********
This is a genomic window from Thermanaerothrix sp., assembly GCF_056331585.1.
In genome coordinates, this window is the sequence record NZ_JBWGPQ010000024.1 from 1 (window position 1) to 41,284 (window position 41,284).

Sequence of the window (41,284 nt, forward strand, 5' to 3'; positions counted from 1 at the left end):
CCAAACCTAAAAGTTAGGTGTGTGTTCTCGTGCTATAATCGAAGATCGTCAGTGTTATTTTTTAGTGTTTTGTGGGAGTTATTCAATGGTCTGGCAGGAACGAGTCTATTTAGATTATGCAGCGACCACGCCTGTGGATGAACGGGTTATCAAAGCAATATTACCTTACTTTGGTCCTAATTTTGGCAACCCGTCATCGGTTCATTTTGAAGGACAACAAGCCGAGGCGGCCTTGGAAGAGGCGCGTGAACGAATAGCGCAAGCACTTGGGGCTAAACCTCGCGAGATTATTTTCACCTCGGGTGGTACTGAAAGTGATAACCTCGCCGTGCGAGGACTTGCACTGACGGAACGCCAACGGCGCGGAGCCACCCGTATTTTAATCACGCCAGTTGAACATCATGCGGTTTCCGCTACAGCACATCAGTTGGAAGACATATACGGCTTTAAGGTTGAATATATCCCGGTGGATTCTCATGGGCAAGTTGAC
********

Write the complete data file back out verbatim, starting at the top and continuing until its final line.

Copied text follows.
This is a genomic window from Thermanaerothrix sp., assembly GCF_056331585.1.
In genome coordinates, this window is the sequence record NZ_JBWGPQ010000024.1 from 1 (window position 1) to 41,284 (window position 41,284).

Sequence of the window (41,284 nt, forward strand, 5' to 3'; positions counted from 1 at the left end):
CCAAACCTAAAAGTTAGGTGTGTGTTCTCGTGCTATAATCGAAGATCGTCAGTGTTATTTTTTAGTGTTTTGTGGGAGTTATTCAATGGTCTGGCAGGAACGAGTCTATTTAGATTATGCAGCGACCACGCCTGTGGATGAACGGGTTATCAAAGCAATATTACCTTACTTTGGTCCTAATTTTGGCAACCCGTCATCGGTTCATTTTGAAGGACAACAAGCCGAGGCGGCCTTGGAAGAGGCGCGTGAACGAATAGCGCAAGCACTTGGGGCTAAACCTCGCGAGATTATTTTCACCTCGGGTGGTACTGAAAGTGATAACCTCGCCGTGCGAGGACTTGCACTGACGGAACGCCAACGGCGCGGAGCCACCCGTATTTTAATCACGCCAGTTGAACATCATGCGGTTTCCGCTACAGCACATCAGTTGGAAGACATATACGGCTTTAAGGTTGAATATATCCCGGTGGATTCTCATGGGCAAGTTGAC